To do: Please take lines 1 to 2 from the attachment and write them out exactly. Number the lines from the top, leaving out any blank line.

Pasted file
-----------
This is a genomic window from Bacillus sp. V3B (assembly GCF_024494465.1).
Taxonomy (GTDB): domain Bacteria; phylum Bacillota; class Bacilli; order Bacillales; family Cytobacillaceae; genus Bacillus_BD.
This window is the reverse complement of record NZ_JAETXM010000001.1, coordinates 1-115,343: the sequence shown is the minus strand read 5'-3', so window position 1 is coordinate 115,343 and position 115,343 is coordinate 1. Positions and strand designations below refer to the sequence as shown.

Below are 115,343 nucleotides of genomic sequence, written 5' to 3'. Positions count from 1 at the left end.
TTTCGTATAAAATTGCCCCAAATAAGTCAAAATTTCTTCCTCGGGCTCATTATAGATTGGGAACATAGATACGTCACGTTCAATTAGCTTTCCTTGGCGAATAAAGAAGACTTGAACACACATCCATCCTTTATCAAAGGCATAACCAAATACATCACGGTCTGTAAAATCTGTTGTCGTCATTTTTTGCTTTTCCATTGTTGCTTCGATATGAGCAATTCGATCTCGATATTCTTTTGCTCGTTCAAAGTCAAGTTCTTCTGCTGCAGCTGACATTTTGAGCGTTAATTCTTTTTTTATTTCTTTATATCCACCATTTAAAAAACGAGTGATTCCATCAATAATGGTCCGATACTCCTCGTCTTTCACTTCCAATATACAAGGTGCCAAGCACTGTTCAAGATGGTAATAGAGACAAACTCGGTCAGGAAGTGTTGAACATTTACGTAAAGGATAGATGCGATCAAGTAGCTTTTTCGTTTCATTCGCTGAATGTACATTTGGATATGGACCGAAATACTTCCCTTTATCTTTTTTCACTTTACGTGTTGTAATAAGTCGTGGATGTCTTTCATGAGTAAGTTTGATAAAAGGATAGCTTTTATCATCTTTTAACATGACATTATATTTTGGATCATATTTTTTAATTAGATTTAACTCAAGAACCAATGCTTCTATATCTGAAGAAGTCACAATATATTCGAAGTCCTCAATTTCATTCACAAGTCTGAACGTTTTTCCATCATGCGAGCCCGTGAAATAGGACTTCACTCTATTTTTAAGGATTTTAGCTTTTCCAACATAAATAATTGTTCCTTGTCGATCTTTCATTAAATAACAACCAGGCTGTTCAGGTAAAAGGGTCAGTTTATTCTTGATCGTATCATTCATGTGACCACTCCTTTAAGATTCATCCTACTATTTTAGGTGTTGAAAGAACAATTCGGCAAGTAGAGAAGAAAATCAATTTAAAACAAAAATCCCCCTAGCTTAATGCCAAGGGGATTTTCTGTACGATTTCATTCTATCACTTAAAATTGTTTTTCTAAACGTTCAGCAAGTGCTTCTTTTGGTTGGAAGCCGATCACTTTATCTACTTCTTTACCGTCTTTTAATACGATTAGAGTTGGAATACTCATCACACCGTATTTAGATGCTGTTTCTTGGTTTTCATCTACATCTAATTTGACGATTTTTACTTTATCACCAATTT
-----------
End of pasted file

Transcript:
This is a genomic window from Bacillus sp. V3B (assembly GCF_024494465.1).
Taxonomy (GTDB): domain Bacteria; phylum Bacillota; class Bacilli; order Bacillales; family Cytobacillaceae; genus Bacillus_BD.